CPU is unworkable or has changed error
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Thread: CPU is unworkable or has changed error

  1. #1
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    CPU is unworkable or has changed error

    Ok heres the problem:

    During the POST when my computer boots up it comes up with an error saying "CPU is unworkable or has changed" I used to have this problem before but then i switched to a different brand of memory and the problem went. However due to overheating alot i had to take one of the sticks of RAM out and now get this error again. I have tried using a different bank for the memory and have also gone to the BIOS and "loaded optimized defaults" like a friend suggested. Also in the motherboard manual it suggests after changing the CPU reseting the CMOS (or something simlar to that, its a jumper on the motherboard next to the chip). Also some of the time the computer just freezes during the POST. There are no warning beeps at startup.

    Motherboard: Abit NF7 v2.0 nForce2 (Socket A) Motherboard
    CPU: AMD Athlon "Thoroughbred" XP 2400+ - OEM
    512MB RAM (Used to have to 512MB sticks but downgraded to one)

    Any help much apricated. Also when I have both sticks of memory in the CPU is running at about 50 Degrees Centigrade (hence why i took one stick out) Is it safe to just get a more powerfull fan for the CPU and use both sticks or could this damage the CPU anyway?

  2. #2
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    yes.. you should reset the bios/cmos via the jumper.. just make sure you have the power supply AC cord unplugged or the switch on the supply turned off.. as with most modern setups, there is still power to the mobo.. it's sort of really in a standby type of mode.

    this also applies to when you change memory, cpu and peripherals.. make sure you have that power turned off.. I don't think your memory is the cause of any overheating.. most likely, you don't have any decent thermal paste between your cpu and fan/heatsink.. some of these stock amd setups come with like a double sided tape.. it'd be best if you got artic silver paste and a decent cooling rig. and 50 degrees isn't too hot to begin with although you could get it down some. this is a no load temp ?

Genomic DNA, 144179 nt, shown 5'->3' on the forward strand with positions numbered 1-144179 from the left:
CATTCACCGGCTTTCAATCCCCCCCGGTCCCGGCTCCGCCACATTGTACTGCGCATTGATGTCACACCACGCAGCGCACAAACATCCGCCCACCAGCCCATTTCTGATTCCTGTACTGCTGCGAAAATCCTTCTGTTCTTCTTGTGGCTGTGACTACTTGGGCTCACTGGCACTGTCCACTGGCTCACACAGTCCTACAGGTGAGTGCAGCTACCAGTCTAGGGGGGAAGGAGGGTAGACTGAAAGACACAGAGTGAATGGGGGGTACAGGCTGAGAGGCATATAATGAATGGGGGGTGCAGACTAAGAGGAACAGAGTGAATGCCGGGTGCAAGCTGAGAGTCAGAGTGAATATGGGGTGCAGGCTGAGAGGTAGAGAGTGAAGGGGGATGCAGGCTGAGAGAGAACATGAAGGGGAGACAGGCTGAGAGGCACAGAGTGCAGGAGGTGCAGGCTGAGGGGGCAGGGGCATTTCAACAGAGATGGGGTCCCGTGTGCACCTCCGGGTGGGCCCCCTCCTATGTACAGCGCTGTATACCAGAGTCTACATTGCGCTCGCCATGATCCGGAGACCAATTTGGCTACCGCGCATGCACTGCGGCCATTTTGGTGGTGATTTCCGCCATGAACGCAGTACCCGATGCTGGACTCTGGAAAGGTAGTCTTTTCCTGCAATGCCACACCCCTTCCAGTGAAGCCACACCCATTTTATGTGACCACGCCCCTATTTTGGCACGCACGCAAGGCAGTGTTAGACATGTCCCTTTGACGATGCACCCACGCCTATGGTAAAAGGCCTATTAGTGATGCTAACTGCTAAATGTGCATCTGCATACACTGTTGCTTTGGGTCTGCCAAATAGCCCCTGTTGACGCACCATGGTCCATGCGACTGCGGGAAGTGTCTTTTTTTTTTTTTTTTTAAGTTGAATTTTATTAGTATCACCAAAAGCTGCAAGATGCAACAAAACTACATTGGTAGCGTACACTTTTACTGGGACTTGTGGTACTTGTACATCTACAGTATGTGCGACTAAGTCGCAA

3. #3
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    I presume by no load temp you mean temp taken when theres little cpu activity. Yes this temp is taken from the bios before the computer boots into windows. Anyway thanks for the reply ill have a look into better cooling facilities.

  4. #4
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    Having two memory sticks won't damage your CPU, as they generate almost no heat.
    If one of them is faulty then your PC will crash randomly, but won't cause any physical damage.

    'Optimised defaults' may not be good enough if you think you have a hardware problem.
    There are all sorts of other BIOS settings that you can change - for example if you think the RAM is suspect, then try changing things like the CAS latency setting to a more conservative value.

    50C in idle mode sounds too hot to me - AMD CPUs are well known for generating a lot of heat and need a good cooling system.

    Not quite the same, but this P4 system never gets above 50C even when running applications/games that stress the system to the limit.

  5. #5
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    Have a look at your voltage settings in your BIOS, check your MoBo documentation for the correct settings and clock speeds or check your memory manufacturers web site etc. If you have memory from a "second rate" company you prob wont find the info you need so check out www.crucial.com if needs be. Thay are prob the best around. I dont think the problem lies with your memory but you never know, stranger things have happened!
    Good luck.
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  6. #6
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    Kinda late, but it could be that you need two sticks for "Dual-Channel" to be enabled. It offers much better performance I've heard, but only works if you have at least 2 sticks of RAM. If you really want to take a stick out, go into your BIOS and figure out if that can be turned off.

    I see no reason to run with only one of your two sticks of RAM unless one is faulty. If you're just concerned about temperatures, you should usually just make sure there is little or no dust inside of your computer case. Tidy up the cables so you can get good airflow to the CPU, and have an exhaust fan to push hot air out of the back of the computer. You shouldn't need anything really fancy, but just make sure that the hot air leaves your computer and the temps should drop. You could also just take the side panel off and run the PC as a temoprary solution. I do this at LAN parties if my computer starts locking up due to high temps...mine hates going into 40c...

    -Tim_axe

  7. #7
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    Thumbs up Here is the solution for u

    This problem is because the CPU cell that is BIOS cell has grown weaker and u need to change it, as it do not remembers wat was stored in so that is why this is happening . Change the BIOS cell buddy and u will be healthy with ur CPU

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